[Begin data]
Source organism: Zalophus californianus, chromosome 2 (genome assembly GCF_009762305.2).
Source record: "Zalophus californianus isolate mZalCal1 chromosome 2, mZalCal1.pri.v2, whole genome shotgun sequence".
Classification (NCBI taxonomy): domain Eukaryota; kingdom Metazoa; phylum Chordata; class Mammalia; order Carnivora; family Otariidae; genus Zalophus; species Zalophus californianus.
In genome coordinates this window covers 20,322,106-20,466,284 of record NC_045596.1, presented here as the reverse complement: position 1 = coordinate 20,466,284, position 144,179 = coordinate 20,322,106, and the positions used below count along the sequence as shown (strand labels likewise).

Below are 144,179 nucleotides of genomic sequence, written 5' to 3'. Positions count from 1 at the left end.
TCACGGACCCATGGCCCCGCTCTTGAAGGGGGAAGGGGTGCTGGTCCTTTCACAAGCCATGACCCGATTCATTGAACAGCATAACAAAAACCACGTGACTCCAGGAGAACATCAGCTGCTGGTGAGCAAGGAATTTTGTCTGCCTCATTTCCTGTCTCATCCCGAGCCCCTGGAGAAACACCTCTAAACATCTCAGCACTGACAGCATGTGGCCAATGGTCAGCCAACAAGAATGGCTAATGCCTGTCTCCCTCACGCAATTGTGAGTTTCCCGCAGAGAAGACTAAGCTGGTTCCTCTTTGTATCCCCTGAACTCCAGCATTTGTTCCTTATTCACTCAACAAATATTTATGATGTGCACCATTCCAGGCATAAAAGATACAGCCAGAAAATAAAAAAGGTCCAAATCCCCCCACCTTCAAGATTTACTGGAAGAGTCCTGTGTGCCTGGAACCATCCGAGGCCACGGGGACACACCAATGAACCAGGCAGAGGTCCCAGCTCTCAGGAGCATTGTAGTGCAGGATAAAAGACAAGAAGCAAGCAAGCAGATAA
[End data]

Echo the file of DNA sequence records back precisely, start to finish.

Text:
Source organism: Zalophus californianus, chromosome 2 (genome assembly GCF_009762305.2).
Source record: "Zalophus californianus isolate mZalCal1 chromosome 2, mZalCal1.pri.v2, whole genome shotgun sequence".
Classification (NCBI taxonomy): domain Eukaryota; kingdom Metazoa; phylum Chordata; class Mammalia; order Carnivora; family Otariidae; genus Zalophus; species Zalophus californianus.
In genome coordinates this window covers 20,322,106-20,466,284 of record NC_045596.1, presented here as the reverse complement: position 1 = coordinate 20,466,284, position 144,179 = coordinate 20,322,106, and the positions used below count along the sequence as shown (strand labels likewise).

Below are 144,179 nucleotides of genomic sequence, written 5' to 3'. Positions count from 1 at the left end.
TCACGGACCCATGGCCCCGCTCTTGAAGGGGGAAGGGGTGCTGGTCCTTTCACAAGCCATGACCCGATTCATTGAACAGCATAACAAAAACCACGTGACTCCAGGAGAACATCAGCTGCTGGTGAGCAAGGAATTTTGTCTGCCTCATTTCCTGTCTCATCCCGAGCCCCTGGAGAAACACCTCTAAACATCTCAGCACTGACAGCATGTGGCCAATGGTCAGCCAACAAGAATGGCTAATGCCTGTCTCCCTCACGCAATTGTGAGTTTCCCGCAGAGAAGACTAAGCTGGTTCCTCTTTGTATCCCCTGAACTCCAGCATTTGTTCCTTATTCACTCAACAAATATTTATGATGTGCACCATTCCAGGCATAAAAGATACAGCCAGAAAATAAAAAAGGTCCAAATCCCCCCACCTTCAAGATTTACTGGAAGAGTCCTGTGTGCCTGGAACCATCCGAGGCCACGGGGACACACCAATGAACCAGGCAGAGGTCCCAGCTCTCAGGAGCATTGTAGTGCAGGATAAAAGACAAGAAGCAAGCAAGCAGATAA